Feb 242016
 
By Foodista - originally posted to Flickr as Photo of Hickory Smoked Cajun Baby Back Ribs, CC BY 2.0, https://commons.wikimedia.org/w/index.php?curid=7677929

Barbecues are  great way to encourage crew bonding, boost morale, and improve shipboard atmosphere but it’s a good idea to make sure that it’s only the burgers that get burned and not you fellow crew, suggests Singapore’s Maritime & Port Authority, MPSA. The warning was triggered by several recent incidents.

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Jan 202016
 
gpshack

Do you know what equipment relies upon the U.S. Global Positioning System (GPS) signal?  How would you respond if you lost the signal? asks an advisory from the US Coast Guard.

This past summer, multiple outbound vessels from a non-U.S. port suddenly lost GPS signal reception.  The net effect was various alarms and a loss of GPS input to the ship’s surface search radar, gyro units and Electronic Chart Display & Information System ECDIS, resulting in no GPS data for position fixing, radar over ground speed inputs, gyro speed input and loss of collision avoidance capabilities on the radar display.

“Fortunately, the vessels were able to safely continue their voyage using radar in heads up display, magnetic compass and terrestrial navigation.  Approximately 6nm later, the vessels’ GPS units resumed operation.  Although the vessels had back-up systems to allow a safe transit, the consequences could have been severe.”
These types of events highlight the potential detrimental impact to navigation caused by GPS interference or jamming and the importance in understanding how your vessel’s or facility’s equipment could be impacted by a loss of GPS signal.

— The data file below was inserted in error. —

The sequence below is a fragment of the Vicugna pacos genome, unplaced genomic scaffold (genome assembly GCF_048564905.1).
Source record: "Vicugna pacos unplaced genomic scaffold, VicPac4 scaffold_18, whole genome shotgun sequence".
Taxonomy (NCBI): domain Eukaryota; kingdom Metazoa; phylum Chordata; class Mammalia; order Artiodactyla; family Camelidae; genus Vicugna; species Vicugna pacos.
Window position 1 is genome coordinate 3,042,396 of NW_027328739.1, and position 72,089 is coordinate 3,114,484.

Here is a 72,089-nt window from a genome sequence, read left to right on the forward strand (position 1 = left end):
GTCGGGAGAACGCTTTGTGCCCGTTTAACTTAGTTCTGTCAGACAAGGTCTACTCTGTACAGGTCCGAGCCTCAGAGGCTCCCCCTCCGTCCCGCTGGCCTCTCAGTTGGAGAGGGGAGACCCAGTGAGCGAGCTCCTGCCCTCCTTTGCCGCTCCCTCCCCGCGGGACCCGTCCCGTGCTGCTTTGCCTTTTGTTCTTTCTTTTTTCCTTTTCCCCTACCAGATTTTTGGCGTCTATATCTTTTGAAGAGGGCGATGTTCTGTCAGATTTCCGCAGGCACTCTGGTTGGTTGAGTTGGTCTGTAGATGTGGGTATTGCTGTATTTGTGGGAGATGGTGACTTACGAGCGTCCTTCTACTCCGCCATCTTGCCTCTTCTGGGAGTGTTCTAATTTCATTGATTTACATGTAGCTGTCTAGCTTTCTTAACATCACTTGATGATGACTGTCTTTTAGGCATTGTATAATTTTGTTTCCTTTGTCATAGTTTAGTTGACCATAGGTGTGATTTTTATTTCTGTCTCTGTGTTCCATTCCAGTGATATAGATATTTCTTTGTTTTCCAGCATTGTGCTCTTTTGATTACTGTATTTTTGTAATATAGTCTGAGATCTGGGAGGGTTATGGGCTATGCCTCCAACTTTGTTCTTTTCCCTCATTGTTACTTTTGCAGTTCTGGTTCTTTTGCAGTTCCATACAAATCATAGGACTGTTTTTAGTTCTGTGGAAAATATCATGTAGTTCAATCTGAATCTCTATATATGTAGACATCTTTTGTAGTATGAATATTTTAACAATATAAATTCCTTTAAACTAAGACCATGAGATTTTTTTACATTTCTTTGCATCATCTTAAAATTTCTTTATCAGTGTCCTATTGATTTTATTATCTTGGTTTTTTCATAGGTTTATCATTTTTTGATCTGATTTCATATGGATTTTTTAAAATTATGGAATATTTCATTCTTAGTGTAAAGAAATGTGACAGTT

Positioning signals may be impacted by interference from both natural and human-made sources.  The most common types of interference are reception issues, usually due to bad installations, poor antenna positioning or faulty equipment.  Jamming devices (https://transition.fcc.gov/eb/jammerenforcement/fccdhssj.pdf), while illegal in the U.S. and a threat to safety, have been used for nefarious or deceptive purposes.

Interference can also be unintentionally caused when operating GNSS in close proximity to other radiating devices,
such as amplified TV antennas (see our Safety Alert 11-02).  Therefore, it is important to remember to use all available means for navigation and maintain proficiency so you can still navigate should your primary GPS fail.

Indicators of positioning systems interference include an intermittent signal, no signal, or an incorrect signal. Suspected or suspicious disruptions should be reported immediately.  Critical information to take note of during a disruption event includes location, time, and period of outage.

Commercial operators are reminded, should your navigation or other equipment onboard, such as AIS, be impaired as a result of a disruption or interference, this should be reported to the nearest U.S. Coast Guard Captain of the Port,
District Commander or Vessel Traffic Center as soon as possible; and, await
further directions (per 33 CFR 164.53).

All operators should be aware, vigilant, and immediately report GPS disruptions to the U.S. Coast Guard Navigation Center (NAVCEN).  The report will be disseminated to the U.S. Air Force GPS Operations Center and the Federal Aviation Administration in an attempt to identify the problem and correlate with any other GPS incidents in the same general geographic location.  Depending on the severity of the report, NAVCEN may refer it to
law enforcement and/or other federal agencies for further investigation.

Download safety advisory

See Also

Jul 292015
 
HRU

If you can read the label on your liferaft hydrostatic release unit without standing on your head then it may be incorrectly installed, suggests a warning from Marine Safety Forum. Worth noting that the problem was identified onboard a vessel during an internal inspection only two days after a flag state safety equipment survey.

The discovery concerned Thanner 4 Year Hydrostatic Release Units which comprise a hydrostatic bolt within a frame. When the release operates, the bracket comes free of the bolt, allowing the raft to float free. At this point the painter should remain attached to the ship via a small wire weak link; the same would apply if the raft had been released manually. If the release unit has been fitted upside down, as has been found recently as shown below left, the weak link is not connected to the ship. Therefore, upon release, the raft would be allowed to float free without inflating, which could result in an evacuating crew having a very bad day.